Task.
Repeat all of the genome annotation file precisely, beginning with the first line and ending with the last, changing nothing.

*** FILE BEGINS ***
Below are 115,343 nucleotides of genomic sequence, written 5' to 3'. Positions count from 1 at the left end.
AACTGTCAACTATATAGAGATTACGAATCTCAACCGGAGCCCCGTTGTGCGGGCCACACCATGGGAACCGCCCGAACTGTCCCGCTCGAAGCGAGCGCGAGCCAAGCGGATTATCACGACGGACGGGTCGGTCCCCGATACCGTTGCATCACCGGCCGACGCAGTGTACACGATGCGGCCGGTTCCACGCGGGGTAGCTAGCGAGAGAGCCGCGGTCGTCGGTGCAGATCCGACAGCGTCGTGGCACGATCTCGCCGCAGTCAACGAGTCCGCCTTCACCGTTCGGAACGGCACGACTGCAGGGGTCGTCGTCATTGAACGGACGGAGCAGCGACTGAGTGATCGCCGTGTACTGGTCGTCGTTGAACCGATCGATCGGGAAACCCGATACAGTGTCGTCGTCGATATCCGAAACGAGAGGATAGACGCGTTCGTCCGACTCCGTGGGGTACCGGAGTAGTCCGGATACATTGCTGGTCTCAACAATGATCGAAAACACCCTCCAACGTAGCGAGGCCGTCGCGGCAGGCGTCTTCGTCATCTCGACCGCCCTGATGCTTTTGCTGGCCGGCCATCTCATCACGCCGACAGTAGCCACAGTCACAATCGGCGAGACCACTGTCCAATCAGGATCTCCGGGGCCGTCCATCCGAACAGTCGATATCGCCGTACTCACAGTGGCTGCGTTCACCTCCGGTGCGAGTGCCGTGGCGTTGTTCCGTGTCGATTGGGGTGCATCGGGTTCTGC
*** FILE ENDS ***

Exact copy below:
Below are 115,343 nucleotides of genomic sequence, written 5' to 3'. Positions count from 1 at the left end.
AACTGTCAACTATATAGAGATTACGAATCTCAACCGGAGCCCCGTTGTGCGGGCCACACCATGGGAACCGCCCGAACTGTCCCGCTCGAAGCGAGCGCGAGCCAAGCGGATTATCACGACGGACGGGTCGGTCCCCGATACCGTTGCATCACCGGCCGACGCAGTGTACACGATGCGGCCGGTTCCACGCGGGGTAGCTAGCGAGAGAGCCGCGGTCGTCGGTGCAGATCCGACAGCGTCGTGGCACGATCTCGCCGCAGTCAACGAGTCCGCCTTCACCGTTCGGAACGGCACGACTGCAGGGGTCGTCGTCATTGAACGGACGGAGCAGCGACTGAGTGATCGCCGTGTACTGGTCGTCGTTGAACCGATCGATCGGGAAACCCGATACAGTGTCGTCGTCGATATCCGAAACGAGAGGATAGACGCGTTCGTCCGACTCCGTGGGGTACCGGAGTAGTCCGGATACATTGCTGGTCTCAACAATGATCGAAAACACCCTCCAACGTAGCGAGGCCGTCGCGGCAGGCGTCTTCGTCATCTCGACCGCCCTGATGCTTTTGCTGGCCGGCCATCTCATCACGCCGACAGTAGCCACAGTCACAATCGGCGAGACCACTGTCCAATCAGGATCTCCGGGGCCGTCCATCCGAACAGTCGATATCGCCGTACTCACAGTGGCTGCGTTCACCTCCGGTGCGAGTGCCGTGGCGTTGTTCCGTGTCGATTGGGGTGCATCGGGTTCTGC